Tuesday, August 23, 2011

Book 10 of 2011 -- The Forest Laird

I happened upon this one whilst grocery shopping one day.  ANd since I like Jack Whyte's writing and needed a "nothing" book to read I picked it up.

It is a different choice.  A William Wallace story that ends as the legend begins.  THe last lines of this book talk about Wallace heading off down the road that will lead to Stirling Bridge, then Falkirk, then Tyburn Tree.  But the novel itself is maybe best described as the formation of William Wallace.

This is book 1 of a trilogy on Scottish heroes.  Next will be Robert the Bruce.  Last will be the Black Douglas.  Given that Whyte set the last book of his Templar trilogy in Scotland during the years leading up to the Bruce's victory at Bannockburn, I am sensing a trend here...

I liked this book.  Whyte has a way of writing the epic (which can be a challenge).  ANd he does a good job of weaving history with legend and fiction.  I look forward to his treatment of the Bruce.

Friday, August 19, 2011

Road Trippin' Friday 5

Over at RGBP Jan gives us this challenge:

Tell us about five road trips--in your childhood, in your family, in your recent past, with friends, and/or hoped-for-places-to-drive-to. Don't forget the one that stands out as the BEST or as the worst time. 

 1.  in 1984 we drove from Alberta to Chicago, up through Ontario to Sarnia, Toronto and Ottawa then back via the north shore of Superior.  Highlights included driving past Flint in the midst of a storm that was spawning tornadoes (quote from that section as my mother was looking at a map: "remember that mall we just passed?  that is where they just said a tornado touched down") finding out just how long the trip through Northwestern Ontario could be, and lots of grasshoppers through the prairies.

2.  worst road trip ever.  in 2002 Beloved and I were planning a trip out to BC for my grandparents 60th Anniversary.  WE were to leave on a Monday.  4:00 Friday afternoon the alternator light came on in my car, no garage open until Monday morning.  So we spent Saturday arranging for alternate transport to Edmonton where we could continue with my parents -- 28 hours on the bus.  On a full bus for most of it.  Not fun.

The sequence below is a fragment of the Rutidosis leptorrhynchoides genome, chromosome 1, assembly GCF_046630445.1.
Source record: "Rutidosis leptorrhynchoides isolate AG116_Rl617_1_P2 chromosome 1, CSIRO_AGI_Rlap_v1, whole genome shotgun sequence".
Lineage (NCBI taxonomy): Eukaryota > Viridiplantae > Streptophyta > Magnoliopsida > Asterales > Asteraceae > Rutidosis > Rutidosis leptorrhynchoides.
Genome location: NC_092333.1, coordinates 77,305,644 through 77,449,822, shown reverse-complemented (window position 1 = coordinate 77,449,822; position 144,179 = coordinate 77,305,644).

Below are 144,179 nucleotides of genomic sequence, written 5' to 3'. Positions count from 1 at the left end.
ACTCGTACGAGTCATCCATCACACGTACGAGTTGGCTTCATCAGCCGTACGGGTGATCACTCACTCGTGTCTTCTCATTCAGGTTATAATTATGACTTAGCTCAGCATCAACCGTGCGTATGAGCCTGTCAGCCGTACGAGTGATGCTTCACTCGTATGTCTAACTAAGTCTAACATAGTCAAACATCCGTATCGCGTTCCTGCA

3.  a trip we plan to take.  Beloved and I would dearly love to fly to Halifax and take the train back across the country.  With stops to explore various places along the way.  But we want to wait at least 5 years until youngest is 6.  Sadly it will be a very expensive trip.

4.  most recent trip.  LAst summer.  Our big move.  Thunder Bay to Edmonton over 4 days, travelling in a convoy of 3 vehicles, with a 1 month-old.  It was a bit of an adventure.  Then after a couple of recovery days a final day up to our new home.

5.  last fall Beloved and I joined the other members of this Presbytery for a bus trip up to Whitehorse for the fall meeting.  First time either of us had been north of here (not surprising since the move was the first time we had been this far north [apart from interview and house-shopping on my account]).  And in 2015 the PResbytery should be due for a bus trip to Yellowknife.

Wednesday, August 03, 2011

Book 9 of 2011 -- Order in Chaos

I have been waiting to read this one for a couple of years.  It is the third of the Templar Trilogy.  However I read the second in paperback before the third even came out in hardcover and so I have waited (I prefer to read books in paperback whenever possible).

The trilogy as a whole is good.  Not something that is going to become a piece of classic literature by any means but good.  I also enjoyed Whyte's Dream of Eagles cycle (about the transition from Roman Britain to Arthurian Britain) and the next one I am reading is the first of a trilogy based in Scotland (where in fact this book largely takes place after the Templars are dissolved in France).

THe trilogy has been well immersed in the mythic nature of the Templar story, and this one gives a hint of the old folk legend that the Templars became the Freemasons.  I would recommend it.  It could stand on its own but obviously follows better if one has read the first two volumes.